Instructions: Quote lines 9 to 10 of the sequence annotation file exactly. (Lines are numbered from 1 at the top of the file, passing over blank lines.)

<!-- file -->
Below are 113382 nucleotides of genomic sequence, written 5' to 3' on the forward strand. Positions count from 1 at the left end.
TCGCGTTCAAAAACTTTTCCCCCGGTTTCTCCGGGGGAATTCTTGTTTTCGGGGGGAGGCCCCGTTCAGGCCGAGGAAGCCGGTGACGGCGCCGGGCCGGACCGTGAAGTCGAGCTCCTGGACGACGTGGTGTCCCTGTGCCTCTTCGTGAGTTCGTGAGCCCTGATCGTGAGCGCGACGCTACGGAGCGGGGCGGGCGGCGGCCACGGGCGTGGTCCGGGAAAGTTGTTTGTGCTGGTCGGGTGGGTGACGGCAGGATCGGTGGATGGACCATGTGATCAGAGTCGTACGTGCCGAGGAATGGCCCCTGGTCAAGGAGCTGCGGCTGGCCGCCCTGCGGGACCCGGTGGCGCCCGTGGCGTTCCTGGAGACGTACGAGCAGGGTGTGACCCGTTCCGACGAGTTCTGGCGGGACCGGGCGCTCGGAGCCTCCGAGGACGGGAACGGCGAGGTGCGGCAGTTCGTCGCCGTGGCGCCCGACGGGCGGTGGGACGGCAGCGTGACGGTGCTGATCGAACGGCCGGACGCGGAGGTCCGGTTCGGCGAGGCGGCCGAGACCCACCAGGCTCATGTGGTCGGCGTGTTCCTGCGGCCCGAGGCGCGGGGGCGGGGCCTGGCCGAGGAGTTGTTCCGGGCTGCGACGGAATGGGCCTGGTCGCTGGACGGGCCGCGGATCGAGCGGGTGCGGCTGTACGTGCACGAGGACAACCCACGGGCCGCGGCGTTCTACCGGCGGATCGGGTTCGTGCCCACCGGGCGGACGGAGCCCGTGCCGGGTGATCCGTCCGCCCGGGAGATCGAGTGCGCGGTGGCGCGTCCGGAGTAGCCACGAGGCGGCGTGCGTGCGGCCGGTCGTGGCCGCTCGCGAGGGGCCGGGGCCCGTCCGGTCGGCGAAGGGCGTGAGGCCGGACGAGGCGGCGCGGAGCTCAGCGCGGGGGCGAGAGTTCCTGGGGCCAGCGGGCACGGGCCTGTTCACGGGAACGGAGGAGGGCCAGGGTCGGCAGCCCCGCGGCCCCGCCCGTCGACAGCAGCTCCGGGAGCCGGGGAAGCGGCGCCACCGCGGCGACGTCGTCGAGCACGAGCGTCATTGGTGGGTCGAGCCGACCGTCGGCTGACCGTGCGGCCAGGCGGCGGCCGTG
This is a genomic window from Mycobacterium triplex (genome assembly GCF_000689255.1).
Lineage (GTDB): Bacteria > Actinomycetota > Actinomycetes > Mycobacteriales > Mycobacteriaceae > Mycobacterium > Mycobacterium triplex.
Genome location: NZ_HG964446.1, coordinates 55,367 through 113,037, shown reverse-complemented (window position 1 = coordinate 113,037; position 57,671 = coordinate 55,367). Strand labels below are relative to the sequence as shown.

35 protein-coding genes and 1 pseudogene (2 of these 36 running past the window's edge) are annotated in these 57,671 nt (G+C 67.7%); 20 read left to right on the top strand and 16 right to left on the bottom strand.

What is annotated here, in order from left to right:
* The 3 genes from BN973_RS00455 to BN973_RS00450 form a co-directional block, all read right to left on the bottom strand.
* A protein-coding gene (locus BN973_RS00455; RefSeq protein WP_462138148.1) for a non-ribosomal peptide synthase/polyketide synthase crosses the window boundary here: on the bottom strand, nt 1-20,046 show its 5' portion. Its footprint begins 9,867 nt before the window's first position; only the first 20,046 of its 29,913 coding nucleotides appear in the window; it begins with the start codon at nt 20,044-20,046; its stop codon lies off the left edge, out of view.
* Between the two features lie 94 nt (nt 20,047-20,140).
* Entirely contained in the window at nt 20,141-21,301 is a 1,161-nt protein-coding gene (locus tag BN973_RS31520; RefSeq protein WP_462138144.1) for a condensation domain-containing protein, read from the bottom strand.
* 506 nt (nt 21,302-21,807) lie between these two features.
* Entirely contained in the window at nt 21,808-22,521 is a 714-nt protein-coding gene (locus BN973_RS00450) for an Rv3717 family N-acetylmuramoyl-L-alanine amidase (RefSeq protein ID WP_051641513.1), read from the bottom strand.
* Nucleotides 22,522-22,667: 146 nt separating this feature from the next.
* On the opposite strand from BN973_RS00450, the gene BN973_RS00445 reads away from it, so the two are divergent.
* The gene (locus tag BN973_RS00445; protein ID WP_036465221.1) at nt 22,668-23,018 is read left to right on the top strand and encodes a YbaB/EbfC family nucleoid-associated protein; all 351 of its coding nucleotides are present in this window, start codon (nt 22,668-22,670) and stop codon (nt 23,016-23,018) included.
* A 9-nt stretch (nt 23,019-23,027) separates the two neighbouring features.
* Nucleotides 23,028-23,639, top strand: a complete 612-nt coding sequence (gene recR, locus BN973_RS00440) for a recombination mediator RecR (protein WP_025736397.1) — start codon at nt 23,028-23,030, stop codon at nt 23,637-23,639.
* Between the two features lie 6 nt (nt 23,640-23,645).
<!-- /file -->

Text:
* A protein-coding gene (locus BN973_RS00455; RefSeq protein WP_462138148.1) for a non-ribosomal peptide synthase/polyketide synthase crosses the window boundary here: on the bottom strand, nt 1-20,046 show its 5' portion. Its footprint begins 9,867 nt before the window's first position; only the first 20,046 of its 29,913 coding nucleotides appear in the window; it begins with the start codon at nt 20,044-20,046; its stop codon lies off the left edge, out of view.
* Between the two features lie 94 nt (nt 20,047-20,140).